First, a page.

In summer, temperatures are not the only ones that rise, but the levels of air pollution accompany them. At this moment, after the complaint of the European Commission for the violation of the air quality directive, it is important to reflect on this problem that affects us all, take measures to protect ourselves and provide “our grain of sand” to contribute to the improvement of the situation.
Why air pollution gets worse in summer?
These last weeks there has been much talk about the air quality of Madrid, Barcelona and the Vallès-Baix Llobregat area and the measures implemented from Europe in order to get our attention and look for options to improve the situation.
It has been commented that the European Commission’s complaint coincides with the decision of the mayor of Madrid to reverse the low emission zone of “Madrid Central”, but it can also really be closely related to summer and rising temperatures.
Only in this month of July:
- Barcelona has published 4 preventive warnings of environmental pollution episodes, suffering 1 of the 2 that have occurred over this year.
- Madrid has suffered the only 2 episodes of ozone pollution throughout 2019.
Do you think that’s coincidence? Well, the rise in temperatures is most often accompanied by increased levels of pollution by tropospheric ozone, also known as “bad ozone“.
This is mainly due to the so-called precursor gases: volatile organic compounds (VOCs), sulfur dioxide (SO2) and nitrogen oxides (NOx). These pollutant gases produced by the wide variety of emissions we make daily to the atmosphere, react with the sun and temperature to generate smog and airborne particles. As you have already deduced, these photochemical reactions occur more easily in summer, thus causing the typical “gray cloud” that can be observed over certain territories on days with intermediate levels of contamination.
How to protect yourself and how to solve the problem?
Air pollution affects us all, but especially the so-called sensitive groups: children, elderly, people with respiratory problems or pregnant women. It causes a wide variety of discomforts and/or diseases, from a simple irritation of the eyes and nose to asthma, reproductive problems or heart attacks, among many others.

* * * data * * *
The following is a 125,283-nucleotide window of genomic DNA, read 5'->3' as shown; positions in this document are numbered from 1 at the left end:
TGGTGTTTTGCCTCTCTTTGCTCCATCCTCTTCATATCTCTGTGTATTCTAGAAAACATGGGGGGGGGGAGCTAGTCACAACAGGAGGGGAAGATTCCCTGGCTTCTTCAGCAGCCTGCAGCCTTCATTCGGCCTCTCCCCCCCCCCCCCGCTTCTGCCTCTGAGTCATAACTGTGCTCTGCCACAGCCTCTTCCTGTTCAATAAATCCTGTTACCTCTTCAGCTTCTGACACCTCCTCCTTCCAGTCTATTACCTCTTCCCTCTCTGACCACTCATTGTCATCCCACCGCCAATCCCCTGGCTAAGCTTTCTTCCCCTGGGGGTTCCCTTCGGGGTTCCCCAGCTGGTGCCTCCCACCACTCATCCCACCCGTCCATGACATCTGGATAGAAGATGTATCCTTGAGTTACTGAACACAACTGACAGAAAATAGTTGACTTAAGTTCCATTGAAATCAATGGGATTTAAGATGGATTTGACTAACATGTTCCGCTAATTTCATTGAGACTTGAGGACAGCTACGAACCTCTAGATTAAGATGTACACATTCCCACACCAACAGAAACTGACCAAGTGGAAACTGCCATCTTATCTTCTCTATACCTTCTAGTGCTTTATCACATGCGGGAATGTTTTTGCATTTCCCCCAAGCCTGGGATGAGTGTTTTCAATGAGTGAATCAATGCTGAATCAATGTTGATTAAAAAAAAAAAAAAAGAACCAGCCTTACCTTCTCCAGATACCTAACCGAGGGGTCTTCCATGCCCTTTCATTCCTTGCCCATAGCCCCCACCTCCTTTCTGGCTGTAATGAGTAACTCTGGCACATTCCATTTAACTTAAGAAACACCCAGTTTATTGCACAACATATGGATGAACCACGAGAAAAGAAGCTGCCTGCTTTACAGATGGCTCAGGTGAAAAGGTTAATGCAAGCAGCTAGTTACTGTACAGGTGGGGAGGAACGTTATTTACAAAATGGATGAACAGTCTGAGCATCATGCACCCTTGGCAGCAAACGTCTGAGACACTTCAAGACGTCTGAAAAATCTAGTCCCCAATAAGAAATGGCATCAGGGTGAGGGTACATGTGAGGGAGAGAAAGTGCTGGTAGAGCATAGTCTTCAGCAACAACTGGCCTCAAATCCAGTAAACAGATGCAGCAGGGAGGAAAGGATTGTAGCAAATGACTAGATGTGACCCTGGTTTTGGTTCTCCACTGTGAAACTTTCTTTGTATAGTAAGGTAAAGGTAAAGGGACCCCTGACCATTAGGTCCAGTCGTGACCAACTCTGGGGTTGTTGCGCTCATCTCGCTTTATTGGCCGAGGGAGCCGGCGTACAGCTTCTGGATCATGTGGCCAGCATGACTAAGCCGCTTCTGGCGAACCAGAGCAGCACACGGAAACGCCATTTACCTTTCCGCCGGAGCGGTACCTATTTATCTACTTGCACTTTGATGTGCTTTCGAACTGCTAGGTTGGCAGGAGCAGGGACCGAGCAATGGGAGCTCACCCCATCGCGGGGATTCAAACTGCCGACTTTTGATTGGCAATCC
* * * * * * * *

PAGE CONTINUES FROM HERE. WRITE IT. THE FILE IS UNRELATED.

Knowing this, ask yourself if you really want the people you love and you to continue “playing heads or tails” with atmospheric pollution. Some recommendations to protect you are:
- On days with pollution episodes avoid going outside and opening the windows of the house, since air pollution does not occur only outside.
- If you want to make sure that the air you breathe at home is free of contaminants, you can always buy an air purifier.
- Avoid the streets with more traffic as it’s where you usually find the highest levels of pollution.
- Wear a mask to protect against pollution on days of environmental events or if you are usually very close to the emitting sources of particles and polluting gases, such as a biker in a traffic jam.
- Avoid doing outdoor sports in cities, and if you try to practice it in quiet areas or as close to nature as possible.
Although, it is of no use to protect yourself and don’t act to solve the problem, if not it would get even bigger and we will reach a point where all protection won’t be enough. Right now, it is in our hands to provide the grain of sand to find a solution, in actions such as:
- Change driving habits:
- Drive less to reduce emissions.
- Carry out maintenance of the car so that it works correctly.
- Fill with fuel in cold temperatures.
- Buy a hybrid or electric vehicle.
- Change in consumption habits:
- Avoid products with high VOC content, not only for the prevention of smog, but also to have a good indoor air quality.
- Avoid using garden equipment that runs on gas.
- Buy local products to reduce transport emissions.
- Be energy efficient at home.
- Take sides:
- Do not support organizations that have bad environmental practices.
- Promote this way of thinking and what is being done to solve the problem, with family and close friends or even in social networks.
- Get in touch with local politicians and business leaders.